Another very nicely written volume of memoirs by the excellent travel writer, Norman Lewis. It is very different to Jackdaw Cake, which I read a few weeks’ ago. That book was written for laughs, whereas this is more serious and more considered.

It is really a travel memoir, since the episodes it describes in most detail are the author’s travels, on journalistic assignment, to South America and South East Asia. These are fascinating, reminding us of the unbelievably awful treatment of indigenous peoples by the Brazilian government in the 1960s, when the ironically named Indian Protection Service did its worst; and the nasty and messy end to French colonial rule in Indo China.

The author really has an eye for the absurd and that enlivens his prose immensely. He also makes some penetrating observations about the impact of mass tourism, the early manifestations of which he saw at first hand in Spain and Thailand. That something has been lost in such places is beyond dispute. Whether we can say life for the residents, before tourism arrived, was better is more debatable. It looks ugly to the comfortable visitor who yearns for something he or she believes to be authentic but who pays the price of retaining that authenticity all year round, to be enjoyed for a couple of weeks a year by those who can afford to dip in and out?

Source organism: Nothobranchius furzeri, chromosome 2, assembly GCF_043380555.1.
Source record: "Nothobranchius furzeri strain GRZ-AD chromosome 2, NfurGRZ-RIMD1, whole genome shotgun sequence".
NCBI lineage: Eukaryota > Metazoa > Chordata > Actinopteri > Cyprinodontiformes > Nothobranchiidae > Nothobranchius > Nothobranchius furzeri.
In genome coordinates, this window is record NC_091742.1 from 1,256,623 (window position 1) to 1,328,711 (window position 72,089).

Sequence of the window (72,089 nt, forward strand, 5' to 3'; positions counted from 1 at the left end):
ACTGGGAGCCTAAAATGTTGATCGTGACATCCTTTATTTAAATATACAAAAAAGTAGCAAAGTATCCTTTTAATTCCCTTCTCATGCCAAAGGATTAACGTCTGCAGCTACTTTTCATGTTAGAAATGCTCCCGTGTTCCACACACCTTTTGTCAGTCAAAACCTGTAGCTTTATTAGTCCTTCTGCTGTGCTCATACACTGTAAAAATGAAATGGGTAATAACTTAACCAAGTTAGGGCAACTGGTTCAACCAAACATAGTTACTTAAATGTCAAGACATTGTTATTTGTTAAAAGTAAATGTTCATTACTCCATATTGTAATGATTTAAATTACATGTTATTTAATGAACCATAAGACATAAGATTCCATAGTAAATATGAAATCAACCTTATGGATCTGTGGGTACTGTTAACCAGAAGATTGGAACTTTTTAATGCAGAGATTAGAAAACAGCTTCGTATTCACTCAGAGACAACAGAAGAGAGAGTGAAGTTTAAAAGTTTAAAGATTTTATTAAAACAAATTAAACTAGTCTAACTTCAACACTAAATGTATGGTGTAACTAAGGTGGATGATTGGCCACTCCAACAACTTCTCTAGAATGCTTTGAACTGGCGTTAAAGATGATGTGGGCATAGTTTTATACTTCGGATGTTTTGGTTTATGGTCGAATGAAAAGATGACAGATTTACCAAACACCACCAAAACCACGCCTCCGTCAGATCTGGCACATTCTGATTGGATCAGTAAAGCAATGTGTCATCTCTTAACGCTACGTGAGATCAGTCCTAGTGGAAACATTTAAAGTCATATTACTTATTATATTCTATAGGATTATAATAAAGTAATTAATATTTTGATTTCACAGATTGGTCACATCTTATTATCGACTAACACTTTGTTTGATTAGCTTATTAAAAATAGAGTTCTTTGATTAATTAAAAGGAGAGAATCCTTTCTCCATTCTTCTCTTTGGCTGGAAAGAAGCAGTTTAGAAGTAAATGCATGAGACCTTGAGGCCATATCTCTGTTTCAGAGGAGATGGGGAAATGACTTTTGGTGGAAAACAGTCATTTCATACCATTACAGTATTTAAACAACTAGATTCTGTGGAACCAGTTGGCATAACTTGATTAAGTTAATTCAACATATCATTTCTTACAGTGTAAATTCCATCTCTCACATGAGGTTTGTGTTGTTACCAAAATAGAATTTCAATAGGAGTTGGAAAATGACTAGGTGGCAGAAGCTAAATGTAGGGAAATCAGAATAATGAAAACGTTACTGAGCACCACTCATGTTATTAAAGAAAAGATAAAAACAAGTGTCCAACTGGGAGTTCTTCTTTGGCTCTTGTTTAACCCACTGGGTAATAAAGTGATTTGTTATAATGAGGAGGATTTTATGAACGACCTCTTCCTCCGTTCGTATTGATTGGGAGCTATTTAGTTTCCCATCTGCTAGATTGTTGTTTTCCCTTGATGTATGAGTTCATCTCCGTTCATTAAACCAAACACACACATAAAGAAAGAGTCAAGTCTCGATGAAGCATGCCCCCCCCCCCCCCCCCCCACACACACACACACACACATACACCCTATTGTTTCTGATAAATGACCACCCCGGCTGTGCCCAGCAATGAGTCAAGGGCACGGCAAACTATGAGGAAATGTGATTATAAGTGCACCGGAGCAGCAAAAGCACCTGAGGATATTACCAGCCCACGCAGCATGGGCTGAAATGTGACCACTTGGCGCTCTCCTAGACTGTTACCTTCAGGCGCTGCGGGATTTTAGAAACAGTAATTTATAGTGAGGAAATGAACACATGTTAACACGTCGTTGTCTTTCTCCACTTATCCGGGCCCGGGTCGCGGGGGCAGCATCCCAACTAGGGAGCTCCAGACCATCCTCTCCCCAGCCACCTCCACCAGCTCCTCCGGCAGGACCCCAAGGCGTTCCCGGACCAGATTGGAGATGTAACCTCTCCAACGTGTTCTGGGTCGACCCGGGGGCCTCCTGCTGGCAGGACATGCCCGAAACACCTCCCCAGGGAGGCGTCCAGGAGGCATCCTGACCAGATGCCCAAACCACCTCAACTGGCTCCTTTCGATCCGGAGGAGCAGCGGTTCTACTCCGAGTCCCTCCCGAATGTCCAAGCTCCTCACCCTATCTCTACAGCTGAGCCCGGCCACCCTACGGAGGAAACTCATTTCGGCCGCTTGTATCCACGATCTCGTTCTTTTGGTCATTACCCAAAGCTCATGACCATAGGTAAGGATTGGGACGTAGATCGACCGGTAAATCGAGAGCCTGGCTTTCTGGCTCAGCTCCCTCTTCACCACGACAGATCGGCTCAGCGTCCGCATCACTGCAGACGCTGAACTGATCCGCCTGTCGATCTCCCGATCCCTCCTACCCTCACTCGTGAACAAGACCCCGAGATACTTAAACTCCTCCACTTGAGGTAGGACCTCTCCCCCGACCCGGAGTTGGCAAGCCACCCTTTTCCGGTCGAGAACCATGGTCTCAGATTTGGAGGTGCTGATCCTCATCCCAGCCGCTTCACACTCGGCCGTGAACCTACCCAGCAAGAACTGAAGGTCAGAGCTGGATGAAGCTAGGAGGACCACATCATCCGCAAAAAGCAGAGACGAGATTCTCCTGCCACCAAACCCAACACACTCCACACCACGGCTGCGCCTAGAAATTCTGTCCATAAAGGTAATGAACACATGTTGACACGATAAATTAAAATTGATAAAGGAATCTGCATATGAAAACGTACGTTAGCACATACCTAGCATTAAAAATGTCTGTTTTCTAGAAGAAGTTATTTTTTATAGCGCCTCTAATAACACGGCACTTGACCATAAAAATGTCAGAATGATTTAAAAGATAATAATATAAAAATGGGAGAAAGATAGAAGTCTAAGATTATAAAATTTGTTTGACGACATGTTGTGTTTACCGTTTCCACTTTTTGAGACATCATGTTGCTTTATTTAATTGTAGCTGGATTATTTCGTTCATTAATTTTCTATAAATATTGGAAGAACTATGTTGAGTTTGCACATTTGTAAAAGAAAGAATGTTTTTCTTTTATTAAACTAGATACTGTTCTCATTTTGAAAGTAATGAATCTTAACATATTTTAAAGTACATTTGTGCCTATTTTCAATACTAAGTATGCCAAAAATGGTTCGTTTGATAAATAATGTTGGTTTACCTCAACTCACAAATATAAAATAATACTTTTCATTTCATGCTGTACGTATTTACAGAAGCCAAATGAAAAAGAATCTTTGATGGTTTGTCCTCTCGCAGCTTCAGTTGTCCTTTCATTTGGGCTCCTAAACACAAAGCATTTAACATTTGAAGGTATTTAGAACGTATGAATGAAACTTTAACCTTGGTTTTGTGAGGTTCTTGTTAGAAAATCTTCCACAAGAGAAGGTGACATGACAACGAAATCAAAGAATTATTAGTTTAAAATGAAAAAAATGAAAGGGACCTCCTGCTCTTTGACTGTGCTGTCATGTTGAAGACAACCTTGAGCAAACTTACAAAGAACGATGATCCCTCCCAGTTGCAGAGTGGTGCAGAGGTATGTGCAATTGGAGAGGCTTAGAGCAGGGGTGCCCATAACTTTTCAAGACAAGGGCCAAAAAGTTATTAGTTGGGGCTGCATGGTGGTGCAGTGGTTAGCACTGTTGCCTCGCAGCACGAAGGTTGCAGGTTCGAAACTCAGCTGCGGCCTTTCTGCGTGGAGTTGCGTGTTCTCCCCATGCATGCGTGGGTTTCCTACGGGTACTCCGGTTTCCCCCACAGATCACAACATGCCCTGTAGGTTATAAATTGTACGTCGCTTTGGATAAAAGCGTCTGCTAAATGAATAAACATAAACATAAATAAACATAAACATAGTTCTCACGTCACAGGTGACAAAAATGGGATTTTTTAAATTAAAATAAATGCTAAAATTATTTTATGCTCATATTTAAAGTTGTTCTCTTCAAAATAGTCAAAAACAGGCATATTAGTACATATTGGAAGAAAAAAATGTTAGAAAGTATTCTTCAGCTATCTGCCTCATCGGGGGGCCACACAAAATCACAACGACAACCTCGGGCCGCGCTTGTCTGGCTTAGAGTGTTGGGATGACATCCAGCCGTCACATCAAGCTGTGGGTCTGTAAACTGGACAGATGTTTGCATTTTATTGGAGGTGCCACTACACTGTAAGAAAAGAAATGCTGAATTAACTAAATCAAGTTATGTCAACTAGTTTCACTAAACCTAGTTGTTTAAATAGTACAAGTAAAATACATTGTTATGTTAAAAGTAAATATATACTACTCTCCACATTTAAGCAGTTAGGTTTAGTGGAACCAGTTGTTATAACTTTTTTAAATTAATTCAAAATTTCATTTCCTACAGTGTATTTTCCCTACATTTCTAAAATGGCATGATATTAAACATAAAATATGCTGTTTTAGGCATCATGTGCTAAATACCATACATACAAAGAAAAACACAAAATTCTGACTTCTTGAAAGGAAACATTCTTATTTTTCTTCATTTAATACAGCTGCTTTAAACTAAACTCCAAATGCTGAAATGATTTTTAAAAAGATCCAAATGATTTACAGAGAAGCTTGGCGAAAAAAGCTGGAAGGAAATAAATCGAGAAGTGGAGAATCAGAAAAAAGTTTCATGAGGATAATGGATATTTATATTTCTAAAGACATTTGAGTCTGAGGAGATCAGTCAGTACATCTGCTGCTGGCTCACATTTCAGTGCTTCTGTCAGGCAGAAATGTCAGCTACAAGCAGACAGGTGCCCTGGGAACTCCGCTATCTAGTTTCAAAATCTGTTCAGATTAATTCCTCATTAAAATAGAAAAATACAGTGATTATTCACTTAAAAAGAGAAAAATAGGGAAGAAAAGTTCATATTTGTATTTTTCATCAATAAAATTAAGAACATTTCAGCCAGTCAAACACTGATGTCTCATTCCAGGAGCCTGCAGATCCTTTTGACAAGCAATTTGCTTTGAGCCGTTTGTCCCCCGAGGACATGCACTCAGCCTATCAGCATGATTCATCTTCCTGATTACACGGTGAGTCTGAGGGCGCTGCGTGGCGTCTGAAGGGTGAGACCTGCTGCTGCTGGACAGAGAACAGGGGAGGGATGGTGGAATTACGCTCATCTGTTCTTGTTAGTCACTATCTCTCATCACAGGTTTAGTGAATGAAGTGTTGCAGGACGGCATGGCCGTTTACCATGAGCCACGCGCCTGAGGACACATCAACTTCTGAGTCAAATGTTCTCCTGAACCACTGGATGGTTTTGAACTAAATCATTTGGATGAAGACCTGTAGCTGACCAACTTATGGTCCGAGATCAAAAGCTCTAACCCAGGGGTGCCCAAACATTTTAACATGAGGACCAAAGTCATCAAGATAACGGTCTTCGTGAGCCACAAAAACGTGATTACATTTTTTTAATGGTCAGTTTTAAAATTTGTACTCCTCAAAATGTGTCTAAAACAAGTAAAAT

Sorry – enough of the cod philosophizing about travel. This is an excellent book and a very enjoyable read.

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